It’s no secret that twins are an endless source of fascination. From their appearances in mythological tales the world over to modern-day mysteries like cryptophasia, an air of mystery has always accompanied these so-called wombmates. In fiction, twins take on many roles, including eerie harbingers of bad luck, symbols of the duality of nature, and regular siblings who learn that blood is thicker than water. From the inseparable to the estranged, here are 11 must-read books about twins and their unique connection.
On the Black Hill
Winner of the James Tait Black Memorial Prize and the Whitbread Literary Award, this classic book about twins concerns two identical brothers and their isolated upbringing. Lewis and Benjamin Jones were born and raised on a farm on the border between England and Wales. Lewis values strength and power and longs to see the world, while Benjamin has a gentler, more intuitive soul and prefers life on the farm. Despite their differences, the Joneses have an unbreakable bond that outlasts one brother’s conscription in World War I.
Sugar and Spice
Families can be wonderful sources of love and support—but they can also be complicated and dysfunctional, as this novel realistically portrays. Anna MacRae was forced to grow up fast when her mother died in childbirth in 1940, leaving the five-year-old alone in the world with twin baby sisters. The twins turn out to be as malicious as Anna is kindhearted, playing mean-spirited pranks that escalate as they grow older. Later in life, as a reluctant mother to twins herself, Anna is forced to reconcile with her past and the sisters she left behind.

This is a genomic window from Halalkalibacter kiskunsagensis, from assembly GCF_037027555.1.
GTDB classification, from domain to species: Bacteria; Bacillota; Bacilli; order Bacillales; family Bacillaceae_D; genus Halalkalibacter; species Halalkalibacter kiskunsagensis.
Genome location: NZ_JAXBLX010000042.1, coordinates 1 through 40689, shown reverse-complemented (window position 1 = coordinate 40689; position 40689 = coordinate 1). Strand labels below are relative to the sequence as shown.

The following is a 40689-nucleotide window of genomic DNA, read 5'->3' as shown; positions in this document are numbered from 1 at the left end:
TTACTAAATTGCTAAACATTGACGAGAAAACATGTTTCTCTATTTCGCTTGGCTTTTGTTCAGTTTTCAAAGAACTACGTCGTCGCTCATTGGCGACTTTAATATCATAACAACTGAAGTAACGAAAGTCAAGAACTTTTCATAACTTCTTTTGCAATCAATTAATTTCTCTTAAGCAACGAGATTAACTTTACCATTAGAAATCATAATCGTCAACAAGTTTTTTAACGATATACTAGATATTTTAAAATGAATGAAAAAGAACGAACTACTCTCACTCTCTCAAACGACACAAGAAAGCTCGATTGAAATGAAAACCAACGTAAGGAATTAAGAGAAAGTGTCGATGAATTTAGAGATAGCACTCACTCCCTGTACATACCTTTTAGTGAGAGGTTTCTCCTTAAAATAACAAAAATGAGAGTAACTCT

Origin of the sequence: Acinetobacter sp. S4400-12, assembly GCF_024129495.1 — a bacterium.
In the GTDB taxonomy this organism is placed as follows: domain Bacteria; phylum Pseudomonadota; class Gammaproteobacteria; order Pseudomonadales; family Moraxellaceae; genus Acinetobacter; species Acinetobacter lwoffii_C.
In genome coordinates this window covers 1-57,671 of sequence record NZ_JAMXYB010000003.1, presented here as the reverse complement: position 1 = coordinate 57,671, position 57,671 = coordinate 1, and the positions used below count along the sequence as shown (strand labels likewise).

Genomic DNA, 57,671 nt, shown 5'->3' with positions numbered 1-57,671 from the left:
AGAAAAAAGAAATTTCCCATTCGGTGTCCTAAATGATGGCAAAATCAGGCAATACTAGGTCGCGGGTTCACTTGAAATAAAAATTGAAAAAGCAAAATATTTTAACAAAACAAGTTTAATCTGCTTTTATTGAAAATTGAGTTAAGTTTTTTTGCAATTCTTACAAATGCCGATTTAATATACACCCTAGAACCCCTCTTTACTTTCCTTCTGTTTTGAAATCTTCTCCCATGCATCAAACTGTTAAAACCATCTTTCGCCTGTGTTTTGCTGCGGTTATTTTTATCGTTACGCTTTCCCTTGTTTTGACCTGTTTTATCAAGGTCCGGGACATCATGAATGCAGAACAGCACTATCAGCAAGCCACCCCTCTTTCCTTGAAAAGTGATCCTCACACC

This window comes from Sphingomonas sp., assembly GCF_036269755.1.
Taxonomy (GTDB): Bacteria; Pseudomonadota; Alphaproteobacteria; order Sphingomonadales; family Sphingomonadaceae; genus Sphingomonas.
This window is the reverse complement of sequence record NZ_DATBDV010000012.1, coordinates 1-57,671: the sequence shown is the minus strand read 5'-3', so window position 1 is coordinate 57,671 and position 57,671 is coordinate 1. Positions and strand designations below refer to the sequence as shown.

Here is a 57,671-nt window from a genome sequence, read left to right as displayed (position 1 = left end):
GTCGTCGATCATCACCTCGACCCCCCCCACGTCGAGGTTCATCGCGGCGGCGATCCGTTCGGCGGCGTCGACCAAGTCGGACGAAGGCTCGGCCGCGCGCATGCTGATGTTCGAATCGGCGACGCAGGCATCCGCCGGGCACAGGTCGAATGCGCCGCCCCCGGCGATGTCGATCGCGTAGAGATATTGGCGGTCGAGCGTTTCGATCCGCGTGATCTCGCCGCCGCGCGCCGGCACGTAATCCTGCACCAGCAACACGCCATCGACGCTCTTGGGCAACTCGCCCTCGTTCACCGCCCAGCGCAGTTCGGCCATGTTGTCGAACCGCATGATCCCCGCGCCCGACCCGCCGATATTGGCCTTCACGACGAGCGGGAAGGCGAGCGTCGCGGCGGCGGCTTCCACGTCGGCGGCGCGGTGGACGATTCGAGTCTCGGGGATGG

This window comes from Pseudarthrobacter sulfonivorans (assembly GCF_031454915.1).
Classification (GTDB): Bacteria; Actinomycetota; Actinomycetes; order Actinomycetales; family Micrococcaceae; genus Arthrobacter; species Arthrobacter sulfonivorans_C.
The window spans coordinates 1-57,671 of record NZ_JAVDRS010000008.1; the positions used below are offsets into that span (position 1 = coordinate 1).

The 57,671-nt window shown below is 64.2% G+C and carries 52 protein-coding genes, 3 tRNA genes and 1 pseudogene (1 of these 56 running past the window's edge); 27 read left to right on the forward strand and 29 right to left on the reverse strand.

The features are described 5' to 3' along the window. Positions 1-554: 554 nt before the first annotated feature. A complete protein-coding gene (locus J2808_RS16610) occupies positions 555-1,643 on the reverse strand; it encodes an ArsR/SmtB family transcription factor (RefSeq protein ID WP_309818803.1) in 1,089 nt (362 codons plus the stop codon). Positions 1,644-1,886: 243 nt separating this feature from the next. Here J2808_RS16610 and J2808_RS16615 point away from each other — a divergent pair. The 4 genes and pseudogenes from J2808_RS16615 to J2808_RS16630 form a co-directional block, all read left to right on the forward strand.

Let the Dark Flower Blossom
A “meta-novel” that draws attention to the very acts of writing and reading a story, Let the Dark Flower Blossom crafts an intoxicating, insidious atmosphere with Gothic elements. When their former friend from college, a rising literary star, is murdered, twins Sheldon and Eloise Schell are drawn into the sinister mystery of his death. As the siblings dig deeper, they’re reminded of their own parents’ untimely demise. With unreliable narrators and abundant red herrings, this is a twisty literary mystery that will leave you wondering if there is such a thing as objective truth.
Not too long ago, twin brothers Fred and George Brounian were co-CEOs of a New York City software company that created utopian virtual worlds. Now, Fred feels like he’s living in his own private dystopia. The twin towers have fallen, he’s unemployed and living with his parents, and his beloved brother is in the final stages of terminal cancer. When a woman offers Fred an opportunity to participate in a mood-elevating neurological study, he agrees, hoping that the experiment will help him forget the woes of his daily life. But when Fred begins to receive bizarre messages from his comatose brother, he fears he’s lost his grip on reality. With meditations on duality and reality in a post-9/11 world, Luminarium is one of the most unique and visionary books about twins you can get your hands on.
After nearly four decades of estrangement, fraternal twins reconnect in this moving novel. A widowed father of four in his mid-60s, David begins to reflect on his life and realizes he regrets not having contact with his sister for all those years. He reaches out to repair their relationship and learns that Diana is a retired doctor who spends her days taking care of her dementia-afflicted partner, Constance. As the twins slowly reintroduce each other into their lives, they learn to put their differences aside and make every memory count.
The Gossamer Cord